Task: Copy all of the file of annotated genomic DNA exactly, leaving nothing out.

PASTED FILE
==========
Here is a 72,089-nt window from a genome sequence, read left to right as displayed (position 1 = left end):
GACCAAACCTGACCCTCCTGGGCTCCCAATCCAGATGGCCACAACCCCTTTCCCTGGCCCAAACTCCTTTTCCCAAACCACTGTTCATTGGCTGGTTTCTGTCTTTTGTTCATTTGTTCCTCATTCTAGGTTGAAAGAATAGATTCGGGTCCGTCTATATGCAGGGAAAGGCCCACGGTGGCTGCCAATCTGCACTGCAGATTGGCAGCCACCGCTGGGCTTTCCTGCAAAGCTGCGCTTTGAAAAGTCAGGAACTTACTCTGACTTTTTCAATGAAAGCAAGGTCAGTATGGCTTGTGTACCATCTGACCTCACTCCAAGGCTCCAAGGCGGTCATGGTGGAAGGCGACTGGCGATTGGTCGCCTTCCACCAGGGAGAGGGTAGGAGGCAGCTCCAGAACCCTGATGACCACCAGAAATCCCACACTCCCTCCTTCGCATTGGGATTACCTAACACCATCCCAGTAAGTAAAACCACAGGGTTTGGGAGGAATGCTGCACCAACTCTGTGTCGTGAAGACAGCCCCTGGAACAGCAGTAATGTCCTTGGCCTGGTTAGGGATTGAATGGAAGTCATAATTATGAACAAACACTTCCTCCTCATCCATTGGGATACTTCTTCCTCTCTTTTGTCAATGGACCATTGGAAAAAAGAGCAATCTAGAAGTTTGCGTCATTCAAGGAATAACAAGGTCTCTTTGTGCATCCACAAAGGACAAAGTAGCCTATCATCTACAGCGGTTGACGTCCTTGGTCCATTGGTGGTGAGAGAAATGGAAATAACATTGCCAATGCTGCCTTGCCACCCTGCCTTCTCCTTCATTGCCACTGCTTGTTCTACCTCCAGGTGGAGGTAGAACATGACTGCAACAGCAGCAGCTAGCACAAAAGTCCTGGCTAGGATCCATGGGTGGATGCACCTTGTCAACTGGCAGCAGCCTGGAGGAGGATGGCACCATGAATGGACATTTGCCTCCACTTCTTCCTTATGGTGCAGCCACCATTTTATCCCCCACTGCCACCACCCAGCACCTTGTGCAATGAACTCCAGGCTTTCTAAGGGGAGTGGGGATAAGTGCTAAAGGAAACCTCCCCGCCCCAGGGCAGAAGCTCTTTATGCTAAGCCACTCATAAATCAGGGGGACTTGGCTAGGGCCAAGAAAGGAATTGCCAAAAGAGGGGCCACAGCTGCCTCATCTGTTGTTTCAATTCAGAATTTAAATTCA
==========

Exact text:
Here is a 72,089-nt window from a genome sequence, read left to right as displayed (position 1 = left end):
GACCAAACCTGACCCTCCTGGGCTCCCAATCCAGATGGCCACAACCCCTTTCCCTGGCCCAAACTCCTTTTCCCAAACCACTGTTCATTGGCTGGTTTCTGTCTTTTGTTCATTTGTTCCTCATTCTAGGTTGAAAGAATAGATTCGGGTCCGTCTATATGCAGGGAAAGGCCCACGGTGGCTGCCAATCTGCACTGCAGATTGGCAGCCACCGCTGGGCTTTCCTGCAAAGCTGCGCTTTGAAAAGTCAGGAACTTACTCTGACTTTTTCAATGAAAGCAAGGTCAGTATGGCTTGTGTACCATCTGACCTCACTCCAAGGCTCCAAGGCGGTCATGGTGGAAGGCGACTGGCGATTGGTCGCCTTCCACCAGGGAGAGGGTAGGAGGCAGCTCCAGAACCCTGATGACCACCAGAAATCCCACACTCCCTCCTTCGCATTGGGATTACCTAACACCATCCCAGTAAGTAAAACCACAGGGTTTGGGAGGAATGCTGCACCAACTCTGTGTCGTGAAGACAGCCCCTGGAACAGCAGTAATGTCCTTGGCCTGGTTAGGGATTGAATGGAAGTCATAATTATGAACAAACACTTCCTCCTCATCCATTGGGATACTTCTTCCTCTCTTTTGTCAATGGACCATTGGAAAAAAGAGCAATCTAGAAGTTTGCGTCATTCAAGGAATAACAAGGTCTCTTTGTGCATCCACAAAGGACAAAGTAGCCTATCATCTACAGCGGTTGACGTCCTTGGTCCATTGGTGGTGAGAGAAATGGAAATAACATTGCCAATGCTGCCTTGCCACCCTGCCTTCTCCTTCATTGCCACTGCTTGTTCTACCTCCAGGTGGAGGTAGAACATGACTGCAACAGCAGCAGCTAGCACAAAAGTCCTGGCTAGGATCCATGGGTGGATGCACCTTGTCAACTGGCAGCAGCCTGGAGGAGGATGGCACCATGAATGGACATTTGCCTCCACTTCTTCCTTATGGTGCAGCCACCATTTTATCCCCCACTGCCACCACCCAGCACCTTGTGCAATGAACTCCAGGCTTTCTAAGGGGAGTGGGGATAAGTGCTAAAGGAAACCTCCCCGCCCCAGGGCAGAAGCTCTTTATGCTAAGCCACTCATAAATCAGGGGGACTTGGCTAGGGCCAAGAAAGGAATTGCCAAAAGAGGGGCCACAGCTGCCTCATCTGTTGTTTCAATTCAGAATTTAAATTCA